|Car-Free Day? But look at how blue the sky is!|
|A group of U. de los Andes students pedaling home. But|
how many of them rode the next day?
The reason why air pollution declined was made plain by El Tiempo's photos of the same spot on the Autopista Norte at 4:30 p.m. Wednesday and Thursday - on Wednesday the traffic, mostly private cars, was congested and crawled along (while the Transmilenio buses did advance). On Thursday the buses, no longer blocked by private cars, advanced freely. (El Tiempo reported that public transit moved 15 percent faster.)
But, as this essay argues, the car-free day seems to have lost its original didactic purpose. Sure, I saw a few signs and posters boasting about the benefits of cleaner air. But, when Car-Free Day was created during the mayoralty of Enrique Peñalosa, it was supposed to encourage car owners to think of others ways of getting around. Of course, that's a lot to ask of a one-day event, especially in a city in which every car is banned from circulating two days each week anyway, based on its license plate number. This commentary describes the day as pretty futile, while this one describes Bogotá's traffic troubles without suggesting a solution.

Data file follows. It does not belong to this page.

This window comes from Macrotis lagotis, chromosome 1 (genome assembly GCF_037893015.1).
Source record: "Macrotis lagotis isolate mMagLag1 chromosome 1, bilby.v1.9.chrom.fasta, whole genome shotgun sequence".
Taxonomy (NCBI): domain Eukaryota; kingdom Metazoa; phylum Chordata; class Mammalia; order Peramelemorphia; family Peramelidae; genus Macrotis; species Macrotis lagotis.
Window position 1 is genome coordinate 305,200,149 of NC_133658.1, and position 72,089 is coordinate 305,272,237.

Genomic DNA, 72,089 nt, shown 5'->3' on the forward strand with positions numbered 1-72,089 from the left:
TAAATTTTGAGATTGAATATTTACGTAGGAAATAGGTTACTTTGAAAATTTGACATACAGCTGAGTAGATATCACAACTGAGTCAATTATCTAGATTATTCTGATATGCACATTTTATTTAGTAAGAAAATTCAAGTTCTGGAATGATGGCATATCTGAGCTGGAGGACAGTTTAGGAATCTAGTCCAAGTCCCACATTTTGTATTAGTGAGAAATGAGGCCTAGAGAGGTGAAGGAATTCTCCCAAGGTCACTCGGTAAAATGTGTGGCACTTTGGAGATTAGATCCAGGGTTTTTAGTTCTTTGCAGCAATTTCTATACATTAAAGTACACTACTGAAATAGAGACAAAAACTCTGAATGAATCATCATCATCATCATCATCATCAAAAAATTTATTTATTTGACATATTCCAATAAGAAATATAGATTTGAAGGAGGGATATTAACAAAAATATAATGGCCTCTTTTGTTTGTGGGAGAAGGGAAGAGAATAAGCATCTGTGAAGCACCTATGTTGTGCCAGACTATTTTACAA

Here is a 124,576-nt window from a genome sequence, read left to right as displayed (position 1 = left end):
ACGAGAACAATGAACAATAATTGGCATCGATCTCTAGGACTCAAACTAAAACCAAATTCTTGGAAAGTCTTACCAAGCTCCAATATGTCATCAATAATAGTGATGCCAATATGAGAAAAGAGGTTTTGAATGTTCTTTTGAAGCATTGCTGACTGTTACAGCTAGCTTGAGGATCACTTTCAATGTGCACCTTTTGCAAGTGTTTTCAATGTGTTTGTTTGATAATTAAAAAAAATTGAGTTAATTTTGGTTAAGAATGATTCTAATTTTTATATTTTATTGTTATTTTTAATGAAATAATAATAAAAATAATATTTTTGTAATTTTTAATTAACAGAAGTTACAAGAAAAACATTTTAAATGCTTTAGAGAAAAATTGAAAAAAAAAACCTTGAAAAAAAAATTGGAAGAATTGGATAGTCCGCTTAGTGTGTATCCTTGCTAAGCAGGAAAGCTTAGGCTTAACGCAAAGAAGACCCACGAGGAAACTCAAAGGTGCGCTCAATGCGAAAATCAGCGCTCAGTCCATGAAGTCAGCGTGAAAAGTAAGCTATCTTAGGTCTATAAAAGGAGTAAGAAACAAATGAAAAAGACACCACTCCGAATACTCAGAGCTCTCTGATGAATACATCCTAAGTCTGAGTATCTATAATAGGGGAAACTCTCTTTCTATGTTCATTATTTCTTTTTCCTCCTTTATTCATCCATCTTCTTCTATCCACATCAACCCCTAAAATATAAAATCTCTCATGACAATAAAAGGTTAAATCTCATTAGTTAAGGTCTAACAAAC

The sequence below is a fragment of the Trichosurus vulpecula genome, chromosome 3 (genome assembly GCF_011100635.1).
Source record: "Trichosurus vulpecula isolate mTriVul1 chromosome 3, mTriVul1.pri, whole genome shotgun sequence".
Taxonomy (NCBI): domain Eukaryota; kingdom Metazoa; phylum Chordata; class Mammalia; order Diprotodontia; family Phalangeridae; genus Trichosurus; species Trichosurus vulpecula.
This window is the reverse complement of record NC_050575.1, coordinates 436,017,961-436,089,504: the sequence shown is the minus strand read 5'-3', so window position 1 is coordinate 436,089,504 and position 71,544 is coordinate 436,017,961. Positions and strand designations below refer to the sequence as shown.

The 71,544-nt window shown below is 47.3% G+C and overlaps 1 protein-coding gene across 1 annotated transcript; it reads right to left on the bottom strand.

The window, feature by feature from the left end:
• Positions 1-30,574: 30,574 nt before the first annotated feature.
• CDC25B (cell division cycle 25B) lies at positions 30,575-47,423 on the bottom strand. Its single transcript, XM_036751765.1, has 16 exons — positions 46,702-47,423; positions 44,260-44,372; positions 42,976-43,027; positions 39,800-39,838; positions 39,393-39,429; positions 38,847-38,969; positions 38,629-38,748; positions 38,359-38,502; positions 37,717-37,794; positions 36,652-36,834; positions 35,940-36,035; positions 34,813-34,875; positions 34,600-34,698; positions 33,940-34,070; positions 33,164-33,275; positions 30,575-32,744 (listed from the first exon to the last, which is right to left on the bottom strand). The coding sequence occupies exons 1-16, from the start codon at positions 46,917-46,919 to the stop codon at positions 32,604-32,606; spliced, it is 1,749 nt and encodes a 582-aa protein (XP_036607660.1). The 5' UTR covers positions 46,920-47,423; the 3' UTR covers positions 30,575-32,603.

Rather, based on what I've heard from callers to radio stations, most Bogotá car-owners think of the car-free day as a nuisance to be suffered through. For many, probably, it's an excuse to take a day off of work, which I guess that's their problem. But if the city really wants this event to make a difference, it should create a real educational campaign, together with serious economic incentives and disincentives, to get people out of their cars. Of course, the very best solution would be to make every day car-free day.
|On Friday, smog's back again.|
Despite everything, Car-Free Day is important if only because it generates discussion about transit solutions here, and for at least one day a congested, car-crammed reality isn't taken for granted. Unfortunately, we're still waiting for real solutions (since Pico y Placa has so obviously failed): this article advocates measures including more bikes and carpools, but doesn't touch on the fundamental problem: too many damn cars!
Meanwhile, feeling quite quixotic, several of us from Bogota Bike Tours protested against air pollution along smoggy Seventh Ave.
On Car-Free Day, the city government announced several measures to combat air pollution, including banning those pollution-belching two-cycle motorcycles, requiring catalitic converters and filters on some vehicles and placing pollution limits on brick factories. But, judging by the utter lack of enforcement of existing laws, one wonders whether these will mean anything.
Anti-pollution laws, sadly, appear to be thoroughly ignored in this city - both by polluters and by those charged with enforcing the law. So, we're campaigning to change that!
|No more air pollution!|